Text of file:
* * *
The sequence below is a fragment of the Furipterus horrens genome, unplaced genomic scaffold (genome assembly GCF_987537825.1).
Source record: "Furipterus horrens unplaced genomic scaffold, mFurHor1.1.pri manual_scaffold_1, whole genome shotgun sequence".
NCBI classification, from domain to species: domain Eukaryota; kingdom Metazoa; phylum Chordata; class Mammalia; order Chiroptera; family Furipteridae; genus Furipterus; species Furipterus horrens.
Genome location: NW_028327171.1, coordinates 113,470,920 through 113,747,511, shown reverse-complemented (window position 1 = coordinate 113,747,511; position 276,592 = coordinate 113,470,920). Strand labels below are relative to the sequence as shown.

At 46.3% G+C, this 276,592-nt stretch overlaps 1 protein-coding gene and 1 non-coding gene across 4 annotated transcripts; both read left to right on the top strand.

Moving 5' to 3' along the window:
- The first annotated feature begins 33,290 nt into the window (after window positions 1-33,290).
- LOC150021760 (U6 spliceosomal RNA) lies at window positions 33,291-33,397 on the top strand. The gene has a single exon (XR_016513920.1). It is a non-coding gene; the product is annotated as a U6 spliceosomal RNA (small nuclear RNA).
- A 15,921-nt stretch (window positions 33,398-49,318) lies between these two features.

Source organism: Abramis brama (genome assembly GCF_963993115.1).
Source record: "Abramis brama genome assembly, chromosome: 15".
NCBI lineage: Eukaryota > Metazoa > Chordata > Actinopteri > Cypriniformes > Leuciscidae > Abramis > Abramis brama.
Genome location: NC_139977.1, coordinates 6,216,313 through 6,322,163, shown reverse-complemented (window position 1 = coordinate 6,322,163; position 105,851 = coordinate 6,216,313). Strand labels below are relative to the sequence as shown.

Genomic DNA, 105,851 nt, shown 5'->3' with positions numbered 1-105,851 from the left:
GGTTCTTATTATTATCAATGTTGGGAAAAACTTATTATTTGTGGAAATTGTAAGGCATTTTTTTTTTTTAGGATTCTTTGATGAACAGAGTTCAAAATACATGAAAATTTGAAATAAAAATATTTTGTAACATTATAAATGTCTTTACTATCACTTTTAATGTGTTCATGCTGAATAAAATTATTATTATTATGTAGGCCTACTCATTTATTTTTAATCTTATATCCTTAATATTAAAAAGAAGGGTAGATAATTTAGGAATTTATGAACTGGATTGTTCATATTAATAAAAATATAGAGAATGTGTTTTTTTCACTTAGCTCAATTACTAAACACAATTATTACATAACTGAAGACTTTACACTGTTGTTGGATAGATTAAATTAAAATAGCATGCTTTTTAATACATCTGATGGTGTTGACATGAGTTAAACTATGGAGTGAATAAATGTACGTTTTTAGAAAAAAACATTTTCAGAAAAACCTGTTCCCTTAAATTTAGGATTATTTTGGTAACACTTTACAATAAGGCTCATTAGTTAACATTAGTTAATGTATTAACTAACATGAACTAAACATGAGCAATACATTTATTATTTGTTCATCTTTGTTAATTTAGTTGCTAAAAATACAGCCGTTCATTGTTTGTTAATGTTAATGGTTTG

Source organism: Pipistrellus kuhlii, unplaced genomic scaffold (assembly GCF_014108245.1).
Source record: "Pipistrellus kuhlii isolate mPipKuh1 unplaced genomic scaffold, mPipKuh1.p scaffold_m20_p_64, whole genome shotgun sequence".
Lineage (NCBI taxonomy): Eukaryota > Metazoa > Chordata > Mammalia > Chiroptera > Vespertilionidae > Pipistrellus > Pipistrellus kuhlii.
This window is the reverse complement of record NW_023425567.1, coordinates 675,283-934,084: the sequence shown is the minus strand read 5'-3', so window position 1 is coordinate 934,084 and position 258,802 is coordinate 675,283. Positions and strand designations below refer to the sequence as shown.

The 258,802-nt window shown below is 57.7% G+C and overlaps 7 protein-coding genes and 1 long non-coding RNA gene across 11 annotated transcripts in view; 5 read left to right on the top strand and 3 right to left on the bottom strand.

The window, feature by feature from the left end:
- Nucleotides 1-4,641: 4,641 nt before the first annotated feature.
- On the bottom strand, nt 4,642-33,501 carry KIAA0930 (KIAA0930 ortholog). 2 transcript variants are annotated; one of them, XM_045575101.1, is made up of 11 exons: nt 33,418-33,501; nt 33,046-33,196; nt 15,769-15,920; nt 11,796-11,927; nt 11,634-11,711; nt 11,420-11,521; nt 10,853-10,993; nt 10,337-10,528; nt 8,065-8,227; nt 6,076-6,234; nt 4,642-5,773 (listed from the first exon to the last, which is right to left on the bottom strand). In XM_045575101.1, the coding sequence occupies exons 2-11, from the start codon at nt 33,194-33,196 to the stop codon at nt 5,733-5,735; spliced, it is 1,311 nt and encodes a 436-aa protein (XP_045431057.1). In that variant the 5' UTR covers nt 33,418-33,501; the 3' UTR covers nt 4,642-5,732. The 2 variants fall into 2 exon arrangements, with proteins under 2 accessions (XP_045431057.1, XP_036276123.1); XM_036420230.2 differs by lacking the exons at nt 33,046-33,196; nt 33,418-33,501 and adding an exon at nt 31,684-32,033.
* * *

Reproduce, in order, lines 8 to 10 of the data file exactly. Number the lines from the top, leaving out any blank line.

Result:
- LOC150021760 (U6 spliceosomal RNA) lies at window positions 33,291-33,397 on the top strand. The gene has a single exon (XR_016513920.1). It is a non-coding gene; the product is annotated as a U6 spliceosomal RNA (small nuclear RNA).
- A 15,921-nt stretch (window positions 33,398-49,318) lies between these two features.

Source organism: Abramis brama (genome assembly GCF_963993115.1).